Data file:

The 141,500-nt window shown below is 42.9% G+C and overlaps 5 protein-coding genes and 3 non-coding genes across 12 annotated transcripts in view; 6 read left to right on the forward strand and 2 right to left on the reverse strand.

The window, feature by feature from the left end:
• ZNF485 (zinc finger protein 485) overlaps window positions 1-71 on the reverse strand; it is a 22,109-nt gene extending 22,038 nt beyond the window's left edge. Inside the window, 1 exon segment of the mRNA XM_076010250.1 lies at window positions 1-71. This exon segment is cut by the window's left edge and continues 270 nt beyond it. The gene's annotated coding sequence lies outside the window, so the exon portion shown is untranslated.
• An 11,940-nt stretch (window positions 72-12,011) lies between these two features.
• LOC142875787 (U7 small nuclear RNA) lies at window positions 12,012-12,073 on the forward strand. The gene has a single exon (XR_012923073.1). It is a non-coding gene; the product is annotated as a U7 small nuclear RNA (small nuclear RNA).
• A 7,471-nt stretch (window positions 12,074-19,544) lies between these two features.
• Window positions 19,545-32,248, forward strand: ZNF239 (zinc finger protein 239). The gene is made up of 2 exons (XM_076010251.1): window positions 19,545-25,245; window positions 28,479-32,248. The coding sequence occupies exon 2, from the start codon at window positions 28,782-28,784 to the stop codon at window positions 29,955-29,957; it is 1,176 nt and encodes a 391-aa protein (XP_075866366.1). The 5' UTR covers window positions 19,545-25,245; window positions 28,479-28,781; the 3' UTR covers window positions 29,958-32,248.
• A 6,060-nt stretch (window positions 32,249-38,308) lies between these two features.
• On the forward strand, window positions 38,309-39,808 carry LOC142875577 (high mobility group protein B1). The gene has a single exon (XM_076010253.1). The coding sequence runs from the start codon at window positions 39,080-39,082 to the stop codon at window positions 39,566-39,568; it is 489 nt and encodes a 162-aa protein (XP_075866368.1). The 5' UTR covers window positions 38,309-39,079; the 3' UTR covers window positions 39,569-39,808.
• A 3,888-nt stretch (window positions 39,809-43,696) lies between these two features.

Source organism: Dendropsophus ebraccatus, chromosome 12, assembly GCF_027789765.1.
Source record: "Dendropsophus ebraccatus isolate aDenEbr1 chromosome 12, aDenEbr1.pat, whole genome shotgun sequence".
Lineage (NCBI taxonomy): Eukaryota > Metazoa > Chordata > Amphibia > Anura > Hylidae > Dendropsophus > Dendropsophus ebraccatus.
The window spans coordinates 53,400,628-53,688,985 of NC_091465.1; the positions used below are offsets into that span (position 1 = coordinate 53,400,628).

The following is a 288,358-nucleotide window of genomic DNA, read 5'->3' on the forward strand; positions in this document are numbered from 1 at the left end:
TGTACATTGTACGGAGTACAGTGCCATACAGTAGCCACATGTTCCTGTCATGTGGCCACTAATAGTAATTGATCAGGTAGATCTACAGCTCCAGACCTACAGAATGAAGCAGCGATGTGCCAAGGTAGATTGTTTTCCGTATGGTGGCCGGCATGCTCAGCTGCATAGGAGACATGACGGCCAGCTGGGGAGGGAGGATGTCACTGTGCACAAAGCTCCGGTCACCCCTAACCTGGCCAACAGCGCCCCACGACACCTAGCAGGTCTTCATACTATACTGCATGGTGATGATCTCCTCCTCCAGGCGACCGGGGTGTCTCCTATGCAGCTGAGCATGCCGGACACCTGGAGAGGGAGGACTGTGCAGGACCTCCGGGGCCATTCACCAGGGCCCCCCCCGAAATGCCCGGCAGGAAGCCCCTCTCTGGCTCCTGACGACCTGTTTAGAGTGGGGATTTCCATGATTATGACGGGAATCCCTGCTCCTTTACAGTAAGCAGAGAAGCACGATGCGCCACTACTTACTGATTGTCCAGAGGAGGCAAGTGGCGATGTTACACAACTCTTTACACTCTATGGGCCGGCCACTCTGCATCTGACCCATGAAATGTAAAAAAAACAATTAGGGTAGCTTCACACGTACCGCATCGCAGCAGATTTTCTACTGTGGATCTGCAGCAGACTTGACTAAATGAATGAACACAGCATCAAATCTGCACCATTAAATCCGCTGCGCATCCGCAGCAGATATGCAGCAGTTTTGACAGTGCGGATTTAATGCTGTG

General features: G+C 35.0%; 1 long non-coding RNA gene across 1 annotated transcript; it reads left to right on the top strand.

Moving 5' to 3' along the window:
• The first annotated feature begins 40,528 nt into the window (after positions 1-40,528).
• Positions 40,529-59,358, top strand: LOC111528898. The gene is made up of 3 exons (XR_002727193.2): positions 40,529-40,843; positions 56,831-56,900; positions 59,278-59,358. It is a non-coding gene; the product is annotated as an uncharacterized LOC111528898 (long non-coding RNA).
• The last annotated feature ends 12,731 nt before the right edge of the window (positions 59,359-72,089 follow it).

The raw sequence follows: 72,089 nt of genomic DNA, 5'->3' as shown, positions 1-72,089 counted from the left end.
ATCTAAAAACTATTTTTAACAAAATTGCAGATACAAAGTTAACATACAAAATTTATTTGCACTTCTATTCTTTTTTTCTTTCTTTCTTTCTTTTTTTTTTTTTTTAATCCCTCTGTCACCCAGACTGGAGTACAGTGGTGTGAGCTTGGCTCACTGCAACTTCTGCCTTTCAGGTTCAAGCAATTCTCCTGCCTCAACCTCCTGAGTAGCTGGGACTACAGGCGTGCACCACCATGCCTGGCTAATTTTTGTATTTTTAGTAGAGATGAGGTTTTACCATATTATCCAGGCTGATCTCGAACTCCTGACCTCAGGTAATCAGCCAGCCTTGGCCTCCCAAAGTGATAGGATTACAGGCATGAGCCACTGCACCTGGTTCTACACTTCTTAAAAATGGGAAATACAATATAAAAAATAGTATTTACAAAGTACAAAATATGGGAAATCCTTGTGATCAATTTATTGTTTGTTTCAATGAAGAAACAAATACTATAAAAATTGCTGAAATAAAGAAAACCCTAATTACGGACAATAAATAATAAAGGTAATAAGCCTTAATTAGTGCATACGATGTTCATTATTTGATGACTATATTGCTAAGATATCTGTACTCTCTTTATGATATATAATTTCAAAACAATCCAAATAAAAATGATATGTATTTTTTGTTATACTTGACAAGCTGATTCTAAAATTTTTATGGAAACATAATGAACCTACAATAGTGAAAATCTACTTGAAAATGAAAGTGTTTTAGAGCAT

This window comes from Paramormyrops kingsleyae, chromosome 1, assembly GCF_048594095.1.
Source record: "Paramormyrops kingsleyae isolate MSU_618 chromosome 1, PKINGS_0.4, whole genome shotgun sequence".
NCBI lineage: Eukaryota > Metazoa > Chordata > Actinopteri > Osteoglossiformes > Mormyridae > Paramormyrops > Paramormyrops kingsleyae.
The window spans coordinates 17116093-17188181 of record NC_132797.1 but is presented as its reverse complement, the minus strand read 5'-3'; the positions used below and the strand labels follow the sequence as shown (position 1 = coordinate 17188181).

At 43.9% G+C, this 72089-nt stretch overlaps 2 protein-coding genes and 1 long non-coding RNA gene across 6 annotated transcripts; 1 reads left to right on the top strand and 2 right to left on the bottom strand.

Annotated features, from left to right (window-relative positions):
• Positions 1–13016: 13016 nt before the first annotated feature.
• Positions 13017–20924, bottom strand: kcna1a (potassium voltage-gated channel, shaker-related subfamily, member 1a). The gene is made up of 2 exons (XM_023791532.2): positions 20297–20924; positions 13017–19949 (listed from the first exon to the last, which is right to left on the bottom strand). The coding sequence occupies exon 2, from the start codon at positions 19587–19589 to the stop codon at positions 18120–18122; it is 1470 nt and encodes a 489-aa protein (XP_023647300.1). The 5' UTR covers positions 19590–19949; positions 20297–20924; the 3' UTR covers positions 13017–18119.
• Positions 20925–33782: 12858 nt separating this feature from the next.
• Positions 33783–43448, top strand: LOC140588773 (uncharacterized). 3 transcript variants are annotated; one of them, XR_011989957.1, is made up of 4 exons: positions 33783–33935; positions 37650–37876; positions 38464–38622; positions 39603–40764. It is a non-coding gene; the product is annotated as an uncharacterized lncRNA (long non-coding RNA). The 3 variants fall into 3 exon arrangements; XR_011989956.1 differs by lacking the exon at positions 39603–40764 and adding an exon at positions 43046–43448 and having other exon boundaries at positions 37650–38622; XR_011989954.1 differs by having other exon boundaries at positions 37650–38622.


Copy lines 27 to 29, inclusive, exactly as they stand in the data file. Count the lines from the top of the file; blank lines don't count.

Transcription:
The window spans coordinates 17116093-17188181 of record NC_132797.1 but is presented as its reverse complement, the minus strand read 5'-3'; the positions used below and the strand labels follow the sequence as shown (position 1 = coordinate 17188181).

At 43.9% G+C, this 72089-nt stretch overlaps 2 protein-coding genes and 1 long non-coding RNA gene across 6 annotated transcripts; 1 reads left to right on the top strand and 2 right to left on the bottom strand.

Annotated features, from left to right (window-relative positions):